Sectoral Productivity Gaps and Aggregate Productivity
Rishabh Sinha ()
The B.E. Journal of Macroeconomics, 2021, vol. 21, issue 1, 37-71
The paper examines the aggregate impact of misallocation measured using gaps in labor productivity across sectors. A simple model of resource allocation is used to quantify the effect in which the gaps arise due to distortions in the form of asymmetrical taxes on hiring labor across sectors. From a development accounting approach, the gains from eliminating distortions are meager and are not consequential in accounting for cross-country variation in incomes. Nevertheless, the gains for some countries rival the growth that they have accumulated over several years. Of the 87 countries in the sample, the changes in distortions over time exert a net negative impact in 45 countries instead of providing tailwinds to growth. Changes in distortions account for just under 5.6% of the total growth when aiding growth. In turn, the output drag represents 3.4% of the actual growth on average for the sub-sample in which distortions yield a net negative effect. The move towards allocative efficiency bears a positive association with the quality of institutions.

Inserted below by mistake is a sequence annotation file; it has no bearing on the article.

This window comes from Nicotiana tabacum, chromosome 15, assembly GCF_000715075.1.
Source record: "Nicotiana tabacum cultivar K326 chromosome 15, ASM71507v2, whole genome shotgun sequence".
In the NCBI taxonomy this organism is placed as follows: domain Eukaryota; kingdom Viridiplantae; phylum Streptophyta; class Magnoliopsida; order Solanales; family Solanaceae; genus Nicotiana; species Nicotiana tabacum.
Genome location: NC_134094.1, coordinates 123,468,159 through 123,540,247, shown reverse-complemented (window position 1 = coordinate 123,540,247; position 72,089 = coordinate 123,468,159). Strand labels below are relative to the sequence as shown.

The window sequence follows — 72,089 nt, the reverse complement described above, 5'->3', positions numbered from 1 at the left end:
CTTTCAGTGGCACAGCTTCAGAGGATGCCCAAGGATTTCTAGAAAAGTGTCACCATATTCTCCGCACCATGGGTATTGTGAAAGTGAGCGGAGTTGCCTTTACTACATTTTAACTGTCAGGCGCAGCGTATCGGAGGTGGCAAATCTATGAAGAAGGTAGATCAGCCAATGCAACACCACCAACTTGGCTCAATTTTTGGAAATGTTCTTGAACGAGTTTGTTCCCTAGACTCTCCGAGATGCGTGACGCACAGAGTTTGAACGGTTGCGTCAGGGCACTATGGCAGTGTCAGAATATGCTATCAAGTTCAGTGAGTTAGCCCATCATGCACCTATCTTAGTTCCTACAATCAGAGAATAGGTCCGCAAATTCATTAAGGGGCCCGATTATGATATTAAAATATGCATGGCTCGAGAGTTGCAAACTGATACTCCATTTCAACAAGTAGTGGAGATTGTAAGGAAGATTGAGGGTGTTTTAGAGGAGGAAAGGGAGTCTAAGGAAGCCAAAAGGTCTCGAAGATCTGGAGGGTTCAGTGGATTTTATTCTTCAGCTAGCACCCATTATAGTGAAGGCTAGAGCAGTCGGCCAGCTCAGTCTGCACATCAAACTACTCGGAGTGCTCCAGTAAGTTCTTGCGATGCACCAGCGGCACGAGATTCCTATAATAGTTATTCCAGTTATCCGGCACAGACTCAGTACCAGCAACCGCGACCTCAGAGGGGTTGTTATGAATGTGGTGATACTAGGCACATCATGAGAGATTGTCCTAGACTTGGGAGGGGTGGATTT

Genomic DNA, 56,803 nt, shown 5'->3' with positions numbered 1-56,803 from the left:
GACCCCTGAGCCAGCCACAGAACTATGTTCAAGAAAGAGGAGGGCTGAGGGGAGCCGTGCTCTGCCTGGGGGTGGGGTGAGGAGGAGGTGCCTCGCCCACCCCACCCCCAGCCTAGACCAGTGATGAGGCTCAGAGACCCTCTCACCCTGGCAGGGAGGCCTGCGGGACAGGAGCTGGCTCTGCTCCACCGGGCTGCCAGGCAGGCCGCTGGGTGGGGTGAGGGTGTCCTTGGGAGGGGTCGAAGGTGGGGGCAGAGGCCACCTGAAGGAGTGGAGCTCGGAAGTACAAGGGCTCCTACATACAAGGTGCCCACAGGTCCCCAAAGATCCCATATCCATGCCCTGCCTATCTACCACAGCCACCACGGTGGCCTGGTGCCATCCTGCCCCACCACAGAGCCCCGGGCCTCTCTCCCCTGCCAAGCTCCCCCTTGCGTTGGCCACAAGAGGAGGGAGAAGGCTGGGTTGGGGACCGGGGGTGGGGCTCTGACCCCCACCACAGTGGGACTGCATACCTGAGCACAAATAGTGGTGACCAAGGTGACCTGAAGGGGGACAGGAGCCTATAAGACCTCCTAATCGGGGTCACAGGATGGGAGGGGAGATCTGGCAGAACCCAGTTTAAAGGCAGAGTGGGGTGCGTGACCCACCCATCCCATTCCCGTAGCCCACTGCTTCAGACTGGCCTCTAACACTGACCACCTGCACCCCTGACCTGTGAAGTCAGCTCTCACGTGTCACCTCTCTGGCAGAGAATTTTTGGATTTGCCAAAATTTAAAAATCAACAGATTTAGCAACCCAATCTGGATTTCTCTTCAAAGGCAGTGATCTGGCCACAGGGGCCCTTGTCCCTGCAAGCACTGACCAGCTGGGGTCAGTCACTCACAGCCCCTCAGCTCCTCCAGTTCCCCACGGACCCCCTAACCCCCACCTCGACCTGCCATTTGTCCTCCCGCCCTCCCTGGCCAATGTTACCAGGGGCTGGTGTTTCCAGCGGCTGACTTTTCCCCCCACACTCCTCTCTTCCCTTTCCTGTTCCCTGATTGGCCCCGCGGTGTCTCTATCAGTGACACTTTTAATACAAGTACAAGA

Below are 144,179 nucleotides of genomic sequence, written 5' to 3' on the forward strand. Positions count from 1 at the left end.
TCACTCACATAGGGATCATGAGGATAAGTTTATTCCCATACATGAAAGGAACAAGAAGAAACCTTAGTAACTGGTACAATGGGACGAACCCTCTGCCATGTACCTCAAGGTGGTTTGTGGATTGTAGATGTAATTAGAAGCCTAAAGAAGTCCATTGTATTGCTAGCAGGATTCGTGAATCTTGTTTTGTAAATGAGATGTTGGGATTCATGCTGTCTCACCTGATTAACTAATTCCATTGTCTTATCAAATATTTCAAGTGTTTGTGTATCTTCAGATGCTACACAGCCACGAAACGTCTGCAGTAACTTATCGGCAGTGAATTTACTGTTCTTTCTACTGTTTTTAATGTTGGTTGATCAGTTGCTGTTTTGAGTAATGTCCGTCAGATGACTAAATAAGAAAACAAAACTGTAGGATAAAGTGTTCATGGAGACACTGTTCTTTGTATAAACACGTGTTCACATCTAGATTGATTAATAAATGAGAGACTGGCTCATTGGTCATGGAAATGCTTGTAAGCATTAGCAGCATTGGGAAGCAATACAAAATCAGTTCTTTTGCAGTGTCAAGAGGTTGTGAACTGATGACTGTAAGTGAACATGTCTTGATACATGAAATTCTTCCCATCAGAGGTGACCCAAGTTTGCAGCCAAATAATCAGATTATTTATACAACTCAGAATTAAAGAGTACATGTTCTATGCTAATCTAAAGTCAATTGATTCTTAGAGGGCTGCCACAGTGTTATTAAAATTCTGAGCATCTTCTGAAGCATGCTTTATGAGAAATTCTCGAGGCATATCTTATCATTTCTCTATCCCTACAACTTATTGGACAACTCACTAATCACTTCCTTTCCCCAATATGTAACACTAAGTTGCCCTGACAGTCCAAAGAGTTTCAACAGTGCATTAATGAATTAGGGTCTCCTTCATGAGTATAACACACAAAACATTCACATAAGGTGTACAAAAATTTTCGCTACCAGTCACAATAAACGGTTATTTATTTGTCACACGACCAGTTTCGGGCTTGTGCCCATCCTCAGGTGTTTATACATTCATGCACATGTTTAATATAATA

Keywords: sectoral productivity gaps; misallocation; labor shares; aggregate productivity; agricultural productivity (search for similar items in EconPapers)
JEL-codes: O11 O47 O50 (search for similar items in EconPapers)
References: View references in EconPapers View complete reference list from CitEc
Citations: Track citations by RSS feed
Downloads: (external link)
For access to full text, subscription to the journal or payment for the individual article is required.
Working Paper: Sectoral productivity gaps and aggregate productivity (2016)
This item may be available elsewhere in EconPapers: Search for items with the same title.
Export reference: BibTeX
RIS (EndNote, ProCite, RefMan)
Persistent link: https://EconPapers.repec.org/RePEc:bpj:bejmac:v:21:y:2021:i:1:p:37-71:n:3
Ordering information: This journal article can be ordered from
Access Statistics for this article
The B.E. Journal of Macroeconomics is currently edited by Arpad Abraham and Tiago Cavalcanti
More articles in The B.E. Journal of Macroeconomics from De Gruyter
Bibliographic data for series maintained by Peter Golla ().